Involvement of Arabidopsis Hexokinase1 in Cell Death Mediated by Myo -Inositol Accumulation

Handle URI:
http://hdl.handle.net/10754/575652
Title:
Involvement of Arabidopsis Hexokinase1 in Cell Death Mediated by Myo -Inositol Accumulation
Authors:
Bruggeman, Quentin; Prunier, Florence; Mazubert, Christelle; de Bont, Linda; Garmier, Marie; Lugan, Raphaël; Benhamed, Moussa ( 0000-0002-4181-1702 ) ; Bergounioux, Catherine; Raynaud, Cécile; Delarue, Marianne
Abstract:
Programmed cell death (PCD) is essential for several aspects of plant life, including development and stress responses. We recently identified the mips1 mutant of Arabidopsis thaliana, which is deficient for the enzyme catalyzing the limiting step of myo-inositol (MI) synthesis. One of the most striking features of mips1 is the light-dependent formation of lesions on leaves due to salicylic acid (SA)-dependent PCD. Here, we identified a suppressor of PCD by screening for mutations that abolish the mips1 cell death phenotype. Our screen identified the hxk1 mutant, mutated in the gene encoding the hexokinase1 (HXK1) enzyme that catalyzes sugar phosphorylation and acts as a genuine glucose sensor. We show that HXK1 is required for lesion formation in mips1 due to alterations in MI content, via SA-dependant signaling. Using two catalytically inactive HXK1 mutants, we also show that hexokinase catalytic activity is necessary for the establishment of lesions in mips1. Gas chromatography-mass spectrometry analyses revealed a restoration of the MI content in mips1 hxk1 that it is due to the activity of the MIPS2 isoform, while MIPS3 is not involved. Our work defines a pathway of HXK1-mediated cell death in plants and demonstrates that two MIPS enzymes act cooperatively under a particular metabolic status, highlighting a novel checkpoint of MI homeostasis in plants. © 2015 American Society of Plant Biologists. All rights reserved.
KAUST Department:
Biological and Environmental Sciences and Engineering (BESE) Division; Center for Desert Agriculture; Bioscience Program; Chromatin and development Research Group
Publisher:
American Society of Plant Biologists (ASPB)
Journal:
The Plant Cell
Issue Date:
5-Jun-2015
DOI:
10.1105/tpc.15.00068
Type:
Article
ISSN:
1040-4651; 1532-298X
Appears in Collections:
Articles; Bioscience Program; Center for Desert Agriculture; Biological and Environmental Sciences and Engineering (BESE) Division

Full metadata record

DC FieldValue Language
dc.contributor.authorBruggeman, Quentinen
dc.contributor.authorPrunier, Florenceen
dc.contributor.authorMazubert, Christelleen
dc.contributor.authorde Bont, Lindaen
dc.contributor.authorGarmier, Marieen
dc.contributor.authorLugan, Raphaëlen
dc.contributor.authorBenhamed, Moussaen
dc.contributor.authorBergounioux, Catherineen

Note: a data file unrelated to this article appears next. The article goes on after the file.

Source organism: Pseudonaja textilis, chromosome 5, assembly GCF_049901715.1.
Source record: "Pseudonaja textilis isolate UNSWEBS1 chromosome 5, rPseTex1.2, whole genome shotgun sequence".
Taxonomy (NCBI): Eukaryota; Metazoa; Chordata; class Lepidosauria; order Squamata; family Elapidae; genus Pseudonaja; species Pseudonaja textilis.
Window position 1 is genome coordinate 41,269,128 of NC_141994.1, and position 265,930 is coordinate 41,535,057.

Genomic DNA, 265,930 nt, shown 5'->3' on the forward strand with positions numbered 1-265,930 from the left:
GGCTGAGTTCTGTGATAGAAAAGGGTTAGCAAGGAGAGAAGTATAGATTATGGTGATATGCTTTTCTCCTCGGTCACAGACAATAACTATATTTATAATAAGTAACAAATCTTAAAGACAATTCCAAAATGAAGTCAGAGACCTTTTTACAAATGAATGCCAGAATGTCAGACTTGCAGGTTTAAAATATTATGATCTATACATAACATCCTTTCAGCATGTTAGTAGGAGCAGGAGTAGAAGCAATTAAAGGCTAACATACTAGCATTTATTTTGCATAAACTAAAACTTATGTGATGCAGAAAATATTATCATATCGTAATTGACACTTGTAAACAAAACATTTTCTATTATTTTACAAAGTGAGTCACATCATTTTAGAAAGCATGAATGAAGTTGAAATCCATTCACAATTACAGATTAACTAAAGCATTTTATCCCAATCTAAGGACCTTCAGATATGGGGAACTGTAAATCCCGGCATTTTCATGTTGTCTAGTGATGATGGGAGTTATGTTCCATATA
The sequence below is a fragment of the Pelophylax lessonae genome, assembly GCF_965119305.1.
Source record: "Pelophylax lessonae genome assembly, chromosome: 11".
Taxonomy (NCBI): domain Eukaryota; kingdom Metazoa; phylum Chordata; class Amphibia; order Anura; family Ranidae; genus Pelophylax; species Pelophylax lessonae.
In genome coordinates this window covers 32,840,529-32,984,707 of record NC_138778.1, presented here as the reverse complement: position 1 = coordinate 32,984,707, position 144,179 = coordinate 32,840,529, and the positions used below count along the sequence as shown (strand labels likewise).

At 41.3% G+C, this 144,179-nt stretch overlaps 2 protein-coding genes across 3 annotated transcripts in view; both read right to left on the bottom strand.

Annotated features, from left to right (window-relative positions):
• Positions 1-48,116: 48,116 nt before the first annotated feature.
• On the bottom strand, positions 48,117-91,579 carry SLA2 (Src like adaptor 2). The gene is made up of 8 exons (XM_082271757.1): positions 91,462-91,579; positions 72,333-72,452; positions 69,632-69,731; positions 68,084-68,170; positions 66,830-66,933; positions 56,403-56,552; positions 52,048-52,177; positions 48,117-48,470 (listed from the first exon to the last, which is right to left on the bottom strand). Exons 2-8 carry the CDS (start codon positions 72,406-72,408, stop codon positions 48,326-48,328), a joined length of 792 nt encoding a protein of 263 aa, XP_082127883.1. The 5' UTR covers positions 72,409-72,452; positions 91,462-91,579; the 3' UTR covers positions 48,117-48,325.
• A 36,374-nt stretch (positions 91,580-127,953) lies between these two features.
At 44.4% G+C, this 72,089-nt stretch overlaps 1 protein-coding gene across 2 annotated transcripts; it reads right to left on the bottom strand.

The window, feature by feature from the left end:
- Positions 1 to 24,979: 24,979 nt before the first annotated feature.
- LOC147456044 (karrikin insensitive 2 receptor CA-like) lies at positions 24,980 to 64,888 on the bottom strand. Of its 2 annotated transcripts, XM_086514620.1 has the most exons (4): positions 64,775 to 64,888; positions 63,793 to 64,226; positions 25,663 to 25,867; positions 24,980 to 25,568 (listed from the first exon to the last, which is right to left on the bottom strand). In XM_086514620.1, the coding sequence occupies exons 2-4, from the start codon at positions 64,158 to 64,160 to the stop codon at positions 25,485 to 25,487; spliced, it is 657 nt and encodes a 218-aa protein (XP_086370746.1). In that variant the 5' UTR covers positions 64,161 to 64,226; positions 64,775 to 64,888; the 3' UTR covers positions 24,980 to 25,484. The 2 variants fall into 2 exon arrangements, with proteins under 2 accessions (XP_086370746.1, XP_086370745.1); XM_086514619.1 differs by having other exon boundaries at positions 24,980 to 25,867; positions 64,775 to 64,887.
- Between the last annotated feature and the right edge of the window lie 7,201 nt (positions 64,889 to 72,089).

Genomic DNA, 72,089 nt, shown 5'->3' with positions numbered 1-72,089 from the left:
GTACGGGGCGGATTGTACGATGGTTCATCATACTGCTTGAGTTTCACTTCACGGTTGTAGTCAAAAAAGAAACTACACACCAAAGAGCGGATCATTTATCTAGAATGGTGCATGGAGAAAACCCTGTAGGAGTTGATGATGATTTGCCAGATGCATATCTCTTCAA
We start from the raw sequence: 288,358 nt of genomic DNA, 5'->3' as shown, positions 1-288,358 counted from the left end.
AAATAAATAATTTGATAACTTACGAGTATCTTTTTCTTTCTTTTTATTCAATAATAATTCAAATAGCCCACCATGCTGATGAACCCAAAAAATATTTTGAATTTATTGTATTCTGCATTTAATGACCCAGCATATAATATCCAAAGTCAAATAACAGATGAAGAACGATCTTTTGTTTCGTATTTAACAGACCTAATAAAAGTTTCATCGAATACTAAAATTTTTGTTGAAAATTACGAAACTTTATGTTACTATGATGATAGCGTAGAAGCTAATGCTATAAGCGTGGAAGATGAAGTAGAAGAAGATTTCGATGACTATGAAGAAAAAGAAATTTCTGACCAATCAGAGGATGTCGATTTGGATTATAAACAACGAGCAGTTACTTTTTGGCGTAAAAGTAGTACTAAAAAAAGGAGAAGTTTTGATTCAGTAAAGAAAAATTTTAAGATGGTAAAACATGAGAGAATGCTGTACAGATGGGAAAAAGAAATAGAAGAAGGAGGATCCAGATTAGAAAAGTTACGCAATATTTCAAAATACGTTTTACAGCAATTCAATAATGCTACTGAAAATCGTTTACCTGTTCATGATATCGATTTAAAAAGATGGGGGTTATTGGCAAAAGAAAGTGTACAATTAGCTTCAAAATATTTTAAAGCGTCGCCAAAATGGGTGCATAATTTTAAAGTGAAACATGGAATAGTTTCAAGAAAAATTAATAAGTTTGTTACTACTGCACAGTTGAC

dc.contributor.authorRaynaud, Cécileen
dc.contributor.authorDelarue, Marianneen
dc.date.accessioned2015-08-24T08:35:04Zen
dc.date.available2015-08-24T08:35:04Zen
dc.date.issued2015-06-05en
dc.identifier.issn1040-4651en
dc.identifier.issn1532-298Xen
dc.identifier.doi10.1105/tpc.15.00068en
dc.identifier.urihttp://hdl.handle.net/10754/575652en
dc.description.abstractProgrammed cell death (PCD) is essential for several aspects of plant life, including development and stress responses. We recently identified the mips1 mutant of Arabidopsis thaliana, which is deficient for the enzyme catalyzing the limiting step of myo-inositol (MI) synthesis. One of the most striking features of mips1 is the light-dependent formation of lesions on leaves due to salicylic acid (SA)-dependent PCD. Here, we identified a suppressor of PCD by screening for mutations that abolish the mips1 cell death phenotype. Our screen identified the hxk1 mutant, mutated in the gene encoding the hexokinase1 (HXK1) enzyme that catalyzes sugar phosphorylation and acts as a genuine glucose sensor. We show that HXK1 is required for lesion formation in mips1 due to alterations in MI content, via SA-dependant signaling. Using two catalytically inactive HXK1 mutants, we also show that hexokinase catalytic activity is necessary for the establishment of lesions in mips1. Gas chromatography-mass spectrometry analyses revealed a restoration of the MI content in mips1 hxk1 that it is due to the activity of the MIPS2 isoform, while MIPS3 is not involved. Our work defines a pathway of HXK1-mediated cell death in plants and demonstrates that two MIPS enzymes act cooperatively under a particular metabolic status, highlighting a novel checkpoint of MI homeostasis in plants. © 2015 American Society of Plant Biologists. All rights reserved.en
dc.publisherAmerican Society of Plant Biologists (ASPB)en
dc.titleInvolvement of Arabidopsis Hexokinase1 in Cell Death Mediated by Myo -Inositol Accumulationen
dc.typeArticleen
dc.contributor.departmentBiological and Environmental Sciences and Engineering (BESE) Divisionen
dc.contributor.departmentCenter for Desert Agricultureen
dc.contributor.departmentBioscience Programen
dc.contributor.departmentChromatin and development Research Groupen
dc.identifier.journalThe Plant Cellen
dc.contributor.institutionUniversité Paris-Sud, Institute of Plant Sciences Paris-Saclay IPS2 (Bâtiment 630), UMR CNRS-INRA 9213, Saclay Plant Sciences, 91405 Orsay, Franceen
dc.contributor.institutionInstitut de Biologie Moléculaire des Plantes, Unité Propre de Recherche 2357 CNRS, Université de Strasbourg, 67084 Strasbourg Cedex, Franceen
kaust.authorBenhamed, Moussaen
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